Volcanic 'Devil Comet' erupts with its biggest blast yet as it races toward Earth

a six-panel view of a comet showing it getting brighter and dimmer over time. the dates november 3, november 4, november 8, november 10, november 11 and november 12 are underneath the six panels
Comet 12P Pons-Brook has undergone multiple outbursts in 2023. (Image credit: Eliot Herman)

An icy volcanic comet, nicknamed the "Devil Comet", erupted for the fourth time Tuesday (Nov. 14) as it races toward Earth.

The comet, officially called 12P/Pons-Brooks, violently blasted out ice and gas and created a glowing halo that resembles devil horns. This is the largest outburst yet for the Devil Comet, which at 18 miles (29 kilometers) wide is roughly three times the size of Mount Everest.

Amateur astronomer Eliot Herman spotted the major cryogenic outburst just hours after it began. The retired biology professor has been monitoring the Devil Comet  —  first discovered in 1812  —  almost every night from his location in Arizona. Herman saw the comet undergo a 100-fold increase in brightness, according to SpaceWeather.

Related: Volcanic 'devil comet' resprouts its horns after erupting again 

The cryovolcanic comet — which has a heart of ice, gas and dust within an icy outer shell — is currently racing through the inner solar system and toward the sun at a speed of 40,000 mph (64,373 km/h). That velocity is  about 30 times as fast as the top speed of an F-16 fighter jet.

The view of 12P will only improve, as it approaches its closest distance to Earth on June 2, 2024. The comet will come to within 144 million miles (232 million km) of our planet  —  around 1.5 times the distance between Earth and the sun.

Comet 12P/Pons-Brooks has undergone multiple outbursts in 2023. (Image credit: Comet Chasers/Richard Miles)

The Devil Comet will next make a close approach to the sun on April 24, 2024, when it will come closer to our star than Earth — but not as close as Venus, at 73 million miles (117 million km) away. 

As comets move toward the sun, radiation from our star hears material within them, causing solid ice to transform directly into gas . This process, called sublimation,  blasts from the comet's surface and blows away solid material. 

Sublimation is more explosive and dramatic for the Devil Comet than most other icy bodies. The cryovolcanic nature of 12P/Pons-Brooks allows the interior of the comet to be superheated, letting pressure build-up until it explosively cracks the comet's outer shell and sprays matter into space.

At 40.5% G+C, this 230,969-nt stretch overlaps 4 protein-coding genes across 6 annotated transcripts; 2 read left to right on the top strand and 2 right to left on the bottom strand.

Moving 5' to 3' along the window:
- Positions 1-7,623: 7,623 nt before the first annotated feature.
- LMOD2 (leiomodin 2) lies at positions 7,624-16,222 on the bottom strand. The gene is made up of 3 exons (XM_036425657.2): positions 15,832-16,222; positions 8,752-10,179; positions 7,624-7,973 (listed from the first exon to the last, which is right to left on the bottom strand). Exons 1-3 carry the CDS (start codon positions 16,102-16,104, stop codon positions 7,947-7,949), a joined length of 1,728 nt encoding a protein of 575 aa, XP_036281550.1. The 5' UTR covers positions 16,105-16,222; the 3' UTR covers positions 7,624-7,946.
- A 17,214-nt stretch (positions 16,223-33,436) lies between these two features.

The sudden, powerful outbursts have caused a halo-like coma (tenuous atmosphere) to form around the Devil Comet, which makes it reflect more sunlight, thus meaning the coma brightens as it approaches the sun. 

This ejected material also creates the coma's extraordinary horn-like appearance, which resulted in its satanic nickname. These distinctive horns result from a large and strange notch in the shell of the Devil Comet. The shell prevents cryo-material from escaping into space, thus limiting the growth of the coma in this region, while the material billows out from the comet on either side of the notch. 

The Devil Comet was observed erupting for the first time in 69 years on July 20, 2023 (the anniversary of Apollo 11's historic first human moon landing in 1969, too). The comet's coma swelled out to 7,000 times the width of the comet's nucleus. The Devil Comet erupted again on Oct. 5, with a third blast happening  —  fittingly —  on Oct. 31, Halloween.

It takes the Devil Comet 71 years to complete an egg-shaped  —  or elliptical —  orbit of the sun. The orbit causes the comet to swing far away from the heart of our solar system, thus meaning it spends the majority of its time lurking at the outer edges of our neighborhood. Thus, each time 12P moves through the inner solar system, the comet offers astronomers a unique, practically once-in-a-lifetime chance to observe its brightening and devilish visage. 

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Robert Lea
Senior Writer

Robert Lea is a science journalist in the U.K. whose articles have been published in Physics World, New Scientist, Astronomy Magazine, All About Space, Newsweek and ZME Science. He also writes about science communication for Elsevier and the European Journal of Physics. Rob holds a bachelor of science degree in physics and astronomy from the U.K.’s Open University. Follow him on Twitter @sciencef1rst.